Show ContentsVeine History, Family Crest & Coats of Arms

Veine is an ancient Norman name that arrived in England after the Norman Conquest of 1066. The Veine family lived in Gloucestershire. Their name refers to the original bearer would have lived near a vineyard.

Early Origins of the Veine family

The surname Veine was first found in Gloucestershire, but was a "name common to many places in the South of England. In Norman times, the culture of the vine was a considerable branch of industry, and many great houses, especially monasteries, had their vineyards. " [1]

The Hundredorum Rolls of 1273 had only one listing for the family and that was found in Oxfordshire where Matilda la de la Vine was listed there at that time.

Early History of the Veine family

This web page shows only a small excerpt of our Veine research. Another 133 words (10 lines of text) covering the years 1066, 1129, 1509, 1585, 1651, 1609, 1615, 1635, 1642, 1643, 1644, 1643, 1644, 1645, 1600, 1655, 1644, 1650 and 1622 are included under the topic Early Veine History in all our PDF Extended History products and printed products wherever possible.

Veine Spelling Variations

Norman surnames are characterized by a multitude of spelling variations. The frequent changes in surnames are largely due to the fact that the Old and Middle English languages lacked definite spelling rules. The introduction of Norman French to England, as well as the official court languages of Latin and French, also had pronounced influences on the spelling of surnames. Since medieval scribes and church officials recorded names as they sounded, rather than adhering to any specific spelling rules, it was common to find the same individual referred to with different spellings. The name has been spelled Vine, Vines, Vinn, Veyn, Vein and others.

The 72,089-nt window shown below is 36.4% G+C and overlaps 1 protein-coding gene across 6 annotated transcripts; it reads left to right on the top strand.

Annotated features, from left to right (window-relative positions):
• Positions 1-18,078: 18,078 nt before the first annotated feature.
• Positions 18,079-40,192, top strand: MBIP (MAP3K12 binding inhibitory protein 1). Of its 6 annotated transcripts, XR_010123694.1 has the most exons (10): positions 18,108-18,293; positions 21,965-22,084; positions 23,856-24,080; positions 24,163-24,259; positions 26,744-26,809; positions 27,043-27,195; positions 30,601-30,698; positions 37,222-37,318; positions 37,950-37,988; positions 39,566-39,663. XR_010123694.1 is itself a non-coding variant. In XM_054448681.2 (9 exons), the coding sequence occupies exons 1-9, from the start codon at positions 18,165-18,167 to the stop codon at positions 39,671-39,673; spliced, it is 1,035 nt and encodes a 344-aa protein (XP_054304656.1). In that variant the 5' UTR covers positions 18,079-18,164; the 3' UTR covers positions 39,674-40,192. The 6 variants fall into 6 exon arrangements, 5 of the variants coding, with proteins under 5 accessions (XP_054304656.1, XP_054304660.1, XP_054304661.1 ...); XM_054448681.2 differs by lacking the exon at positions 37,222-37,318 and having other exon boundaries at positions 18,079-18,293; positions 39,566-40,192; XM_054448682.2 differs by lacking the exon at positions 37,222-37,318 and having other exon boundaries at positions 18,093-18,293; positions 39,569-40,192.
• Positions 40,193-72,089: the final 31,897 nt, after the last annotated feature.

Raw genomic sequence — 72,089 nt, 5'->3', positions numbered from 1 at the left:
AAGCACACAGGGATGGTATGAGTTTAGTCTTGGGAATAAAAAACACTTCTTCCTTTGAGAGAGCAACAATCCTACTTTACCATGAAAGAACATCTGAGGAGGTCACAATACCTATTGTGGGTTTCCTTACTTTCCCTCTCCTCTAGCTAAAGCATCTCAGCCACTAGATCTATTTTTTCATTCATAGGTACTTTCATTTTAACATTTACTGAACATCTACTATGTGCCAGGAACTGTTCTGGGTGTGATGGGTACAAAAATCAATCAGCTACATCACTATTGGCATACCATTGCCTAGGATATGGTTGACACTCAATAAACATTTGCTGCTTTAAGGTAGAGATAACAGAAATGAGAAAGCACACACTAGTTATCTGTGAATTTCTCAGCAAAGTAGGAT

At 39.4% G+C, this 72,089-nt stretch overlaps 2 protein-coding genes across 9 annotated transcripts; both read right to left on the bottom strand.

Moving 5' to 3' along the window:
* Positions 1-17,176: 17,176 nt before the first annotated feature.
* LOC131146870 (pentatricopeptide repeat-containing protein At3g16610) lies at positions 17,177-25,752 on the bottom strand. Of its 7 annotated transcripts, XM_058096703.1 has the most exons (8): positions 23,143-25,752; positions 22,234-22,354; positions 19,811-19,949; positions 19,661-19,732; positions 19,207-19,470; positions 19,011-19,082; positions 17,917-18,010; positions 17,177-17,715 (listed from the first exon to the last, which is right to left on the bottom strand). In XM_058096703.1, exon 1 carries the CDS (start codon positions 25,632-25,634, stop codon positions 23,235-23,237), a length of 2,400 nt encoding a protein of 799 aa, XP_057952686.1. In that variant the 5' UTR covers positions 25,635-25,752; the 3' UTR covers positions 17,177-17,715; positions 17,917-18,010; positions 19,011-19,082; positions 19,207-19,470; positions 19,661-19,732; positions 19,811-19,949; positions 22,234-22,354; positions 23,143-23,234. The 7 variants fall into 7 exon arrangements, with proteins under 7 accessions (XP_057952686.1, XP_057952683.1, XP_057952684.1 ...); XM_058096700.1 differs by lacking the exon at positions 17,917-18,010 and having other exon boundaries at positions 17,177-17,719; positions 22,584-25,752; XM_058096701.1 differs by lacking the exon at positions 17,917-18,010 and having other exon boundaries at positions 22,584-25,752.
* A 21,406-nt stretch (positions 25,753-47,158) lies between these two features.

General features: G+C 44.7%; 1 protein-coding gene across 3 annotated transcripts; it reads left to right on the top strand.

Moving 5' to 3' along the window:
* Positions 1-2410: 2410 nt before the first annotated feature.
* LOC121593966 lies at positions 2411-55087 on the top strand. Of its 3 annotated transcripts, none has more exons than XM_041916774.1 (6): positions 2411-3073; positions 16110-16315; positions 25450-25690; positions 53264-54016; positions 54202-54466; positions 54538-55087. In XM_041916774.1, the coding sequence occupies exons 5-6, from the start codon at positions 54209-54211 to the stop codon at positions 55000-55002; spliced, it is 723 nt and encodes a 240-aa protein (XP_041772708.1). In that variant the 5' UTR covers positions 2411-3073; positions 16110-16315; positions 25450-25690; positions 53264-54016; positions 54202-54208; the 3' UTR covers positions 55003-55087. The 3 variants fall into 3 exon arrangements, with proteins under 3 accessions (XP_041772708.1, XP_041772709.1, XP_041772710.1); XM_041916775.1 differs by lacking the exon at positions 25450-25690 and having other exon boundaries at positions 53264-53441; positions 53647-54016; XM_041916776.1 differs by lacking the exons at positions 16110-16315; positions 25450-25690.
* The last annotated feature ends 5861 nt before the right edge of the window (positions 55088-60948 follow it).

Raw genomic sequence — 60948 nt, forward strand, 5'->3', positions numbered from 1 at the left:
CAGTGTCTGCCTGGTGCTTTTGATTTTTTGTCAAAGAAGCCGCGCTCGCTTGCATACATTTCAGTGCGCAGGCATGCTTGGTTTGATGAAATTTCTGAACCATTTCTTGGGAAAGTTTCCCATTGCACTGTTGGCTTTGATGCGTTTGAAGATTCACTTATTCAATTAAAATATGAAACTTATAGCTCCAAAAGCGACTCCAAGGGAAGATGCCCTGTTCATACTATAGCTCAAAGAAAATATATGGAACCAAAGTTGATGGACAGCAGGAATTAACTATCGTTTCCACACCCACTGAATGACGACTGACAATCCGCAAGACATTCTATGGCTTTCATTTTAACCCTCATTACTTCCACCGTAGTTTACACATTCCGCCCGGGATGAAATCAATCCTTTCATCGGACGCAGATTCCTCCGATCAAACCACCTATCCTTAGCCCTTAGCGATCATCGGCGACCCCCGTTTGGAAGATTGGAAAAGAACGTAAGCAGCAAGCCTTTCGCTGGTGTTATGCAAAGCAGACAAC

Early Notables of the Veine family (pre 1700)

Outstanding amongst the family at this time was Richard Vines (1585-1651), English colonist, born near Bideford, Devonshire who emigrated to Maine, America in 1609, but later returned to England. He returned to New England, settling at Winter Harbour near Saco River, Massachusetts, about 1615. "He was principal superintendent of Saco before 1635, in which year Gorges appointed him councillor of 'New Somersetshire.' He explored the White Mountains in August 1642. In 1643 or 1644 he...
Another 75 words (5 lines of text) are included under the topic Early Veine Notables in all our PDF Extended History products and printed products wherever possible.

Ireland Migration of the Veine family to Ireland

Some of the Veine family moved to Ireland, but this topic is not covered in this excerpt. More information about their life in Ireland is included in all our PDF Extended History products and printed products wherever possible.

Migration of the Veine family

Many English families emigrated to North American colonies in order to escape the political chaos in Britain at this time. Unfortunately, many English families made the trip to the New World under extremely harsh conditions. Overcrowding on the ships caused the majority of the immigrants to arrive diseased, famished, and destitute from the long journey across the stormy Atlantic. Despite these hardships, many of the families prospered and went on to make invaluable contributions to the development of the cultures of the United States and Canada. Early North American immigration records have revealed a number of people bearing the name Veine or a variant listed above: Thomas Vine settled in Barbados in 1663; Michael and Susannah Vine settled in Maryland in 1720; T. Vine arrived in New Orleans in 1823; Robert Vyne settled in Nevis in 1663 (he sailed from Bristol).

  1. Lower, Mark Anthony, Patronymica Britannica, A Dictionary of Family Names of the United Kingdom. London: John Russel Smith, 1860. Print. on Facebook